Weight Loss Success
Small Steps to Reach Your Goals
Susan J. Bartlett, PhD
THE PHYSICIAN AND SPORTSMEDICINE - VOL 31 - NO. 11 - NOVEMBER 2003
Deciding to start a new diet and exercise plan can seem overwhelming if you try to change everything at once. By starting slowly and making gradual changes, you can build on your successes to reach your goals.
Q. Where do I start?
A. Begin by setting clear goals. Setting goals can be broken down into smaller, easier steps. The best goals are attainable (you honestly feel, "Yes, I can do that"), measurable (how often, how far, how long), and leave a little "wiggle room" so you don't feel too confined. Choose foods you enjoy so you'll want to stick to your diet, and pick activities you like to do.
First, you'll need to set your weekly goals. Some examples of weekly goals are:
Then look at your goals and see if you need to do anything else this week to help meet these goals. A typical weekly "to do" list might be:
Next, choose an appropriate reward and make a firm commitment to yourself that you will do what it takes to achieve the reward. An example would be "If I walk up three extra flights of stairs every day this week, I can go to a movie on Friday night. " You might want to tell a trusted friend about the goal and have him or her hold you to it. Avoid rewards that sabotage your progress, like a dinner out.
Q. What if I don't feel like sticking with the program?
A. It's important to set realistic goals and make a firm commitment to work toward your goals every day. You will naturally feel more motivated on some days, less on others. Avoiding the temptation to give in to excuses will make you successful in the long run. For extra motivation:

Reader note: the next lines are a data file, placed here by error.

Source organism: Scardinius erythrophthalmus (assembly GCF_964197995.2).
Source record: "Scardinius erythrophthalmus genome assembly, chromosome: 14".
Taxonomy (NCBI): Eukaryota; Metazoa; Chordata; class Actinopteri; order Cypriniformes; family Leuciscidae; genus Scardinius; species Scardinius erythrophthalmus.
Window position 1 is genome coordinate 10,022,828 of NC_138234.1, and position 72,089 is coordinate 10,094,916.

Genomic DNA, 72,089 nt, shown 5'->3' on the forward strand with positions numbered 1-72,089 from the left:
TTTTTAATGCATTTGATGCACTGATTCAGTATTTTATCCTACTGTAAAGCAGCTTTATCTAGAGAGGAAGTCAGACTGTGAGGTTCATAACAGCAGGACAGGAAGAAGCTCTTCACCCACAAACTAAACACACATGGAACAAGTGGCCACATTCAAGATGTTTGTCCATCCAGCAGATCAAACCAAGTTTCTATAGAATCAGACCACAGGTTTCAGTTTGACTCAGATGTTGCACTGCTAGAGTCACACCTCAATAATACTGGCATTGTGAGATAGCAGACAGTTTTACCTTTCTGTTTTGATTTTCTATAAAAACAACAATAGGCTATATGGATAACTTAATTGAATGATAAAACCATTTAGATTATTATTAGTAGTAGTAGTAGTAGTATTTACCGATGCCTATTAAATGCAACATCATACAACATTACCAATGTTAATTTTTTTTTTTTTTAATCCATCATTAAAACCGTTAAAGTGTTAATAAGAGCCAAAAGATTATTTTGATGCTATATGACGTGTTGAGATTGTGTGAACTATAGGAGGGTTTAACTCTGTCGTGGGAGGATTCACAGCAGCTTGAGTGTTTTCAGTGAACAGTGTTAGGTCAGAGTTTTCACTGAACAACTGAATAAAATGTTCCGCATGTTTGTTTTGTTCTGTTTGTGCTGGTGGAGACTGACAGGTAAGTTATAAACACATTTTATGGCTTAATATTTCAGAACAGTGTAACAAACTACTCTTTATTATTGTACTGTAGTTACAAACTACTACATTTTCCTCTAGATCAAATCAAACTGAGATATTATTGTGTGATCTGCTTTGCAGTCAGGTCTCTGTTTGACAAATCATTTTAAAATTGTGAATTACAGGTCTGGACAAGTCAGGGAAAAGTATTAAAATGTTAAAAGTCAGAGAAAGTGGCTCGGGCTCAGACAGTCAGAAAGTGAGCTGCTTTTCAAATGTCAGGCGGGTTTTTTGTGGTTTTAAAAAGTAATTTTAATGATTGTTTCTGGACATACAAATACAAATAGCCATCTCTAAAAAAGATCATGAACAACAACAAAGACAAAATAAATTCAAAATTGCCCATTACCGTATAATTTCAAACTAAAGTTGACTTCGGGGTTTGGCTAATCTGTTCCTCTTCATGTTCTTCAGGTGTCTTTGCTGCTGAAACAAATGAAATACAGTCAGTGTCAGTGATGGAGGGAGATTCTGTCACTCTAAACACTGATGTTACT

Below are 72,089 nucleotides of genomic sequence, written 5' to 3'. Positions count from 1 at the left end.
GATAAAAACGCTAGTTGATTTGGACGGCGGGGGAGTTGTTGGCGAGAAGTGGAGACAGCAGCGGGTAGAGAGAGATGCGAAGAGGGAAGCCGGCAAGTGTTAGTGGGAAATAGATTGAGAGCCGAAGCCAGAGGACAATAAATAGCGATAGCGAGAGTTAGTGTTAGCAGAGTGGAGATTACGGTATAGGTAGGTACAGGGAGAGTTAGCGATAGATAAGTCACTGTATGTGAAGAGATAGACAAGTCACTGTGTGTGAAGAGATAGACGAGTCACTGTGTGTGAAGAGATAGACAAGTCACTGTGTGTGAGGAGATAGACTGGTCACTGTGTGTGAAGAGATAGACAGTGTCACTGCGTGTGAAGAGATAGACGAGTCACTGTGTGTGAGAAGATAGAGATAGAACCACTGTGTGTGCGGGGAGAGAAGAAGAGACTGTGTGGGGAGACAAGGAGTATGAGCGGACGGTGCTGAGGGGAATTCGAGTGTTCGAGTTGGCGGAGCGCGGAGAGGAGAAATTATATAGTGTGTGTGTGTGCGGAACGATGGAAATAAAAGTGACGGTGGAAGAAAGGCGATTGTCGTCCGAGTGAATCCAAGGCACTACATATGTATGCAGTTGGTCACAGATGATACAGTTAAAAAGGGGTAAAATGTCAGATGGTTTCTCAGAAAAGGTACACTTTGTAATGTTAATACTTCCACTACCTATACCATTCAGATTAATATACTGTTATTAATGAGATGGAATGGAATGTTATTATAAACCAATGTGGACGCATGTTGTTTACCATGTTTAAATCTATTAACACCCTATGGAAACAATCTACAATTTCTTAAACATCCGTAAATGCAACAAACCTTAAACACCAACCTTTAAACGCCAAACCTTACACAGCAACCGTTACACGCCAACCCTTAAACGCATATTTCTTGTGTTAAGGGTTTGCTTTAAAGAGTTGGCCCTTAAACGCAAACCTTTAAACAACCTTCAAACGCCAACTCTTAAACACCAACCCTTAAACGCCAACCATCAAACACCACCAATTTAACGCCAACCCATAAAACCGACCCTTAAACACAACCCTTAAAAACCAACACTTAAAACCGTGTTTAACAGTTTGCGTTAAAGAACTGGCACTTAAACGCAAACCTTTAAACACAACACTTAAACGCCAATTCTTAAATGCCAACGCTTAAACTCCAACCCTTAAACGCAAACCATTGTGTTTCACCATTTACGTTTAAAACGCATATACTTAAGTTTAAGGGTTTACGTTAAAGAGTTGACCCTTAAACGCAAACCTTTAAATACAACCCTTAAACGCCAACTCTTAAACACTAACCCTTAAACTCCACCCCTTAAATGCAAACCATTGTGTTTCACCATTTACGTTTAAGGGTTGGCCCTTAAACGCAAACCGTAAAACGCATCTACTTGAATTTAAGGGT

Q. What's the next step?
A. Pretty soon, your weekly goals will seem like part of your lifestyle. That's when it's time to make your goal just a little bit harder, so your program remains energizing, productive, and enjoyable.
Q. What about over the long term?
A. Meeting your weekly goals will help you reach your longer-term goals. Midrange goals (things you can do in 4 to 6 months) will help you stay on track. Examples of midrange goals are:
Then, set long-range goals—something you can do in 6 months to a year. Some examples of long-range goals are:
By using small goals as building blocks to larger goals, lifestyle changes become manageable. You can expect to lose about 10% of your initial body weight in the first 6 months. Even if you don't lose much weight, the health benefits of a more active lifestyle are worth the effort. When you look back a year from now, you'll be amazed how far you've come!
Remember: This information is not intended as a substitute for medical treatment. Consult a physician before beginning a diet or exercise program.
Dr Bartlett is a clinical psychologist and faculty member in the division of rheumatology at Johns Hopkins School of Medicine in Baltimore. Ms Mees is the assistant editor of The Physician and Sportsmedicine.
© 2003, by the McGraw-Hill Companies, Inc. Permission to photocopy is granted for educational purposes.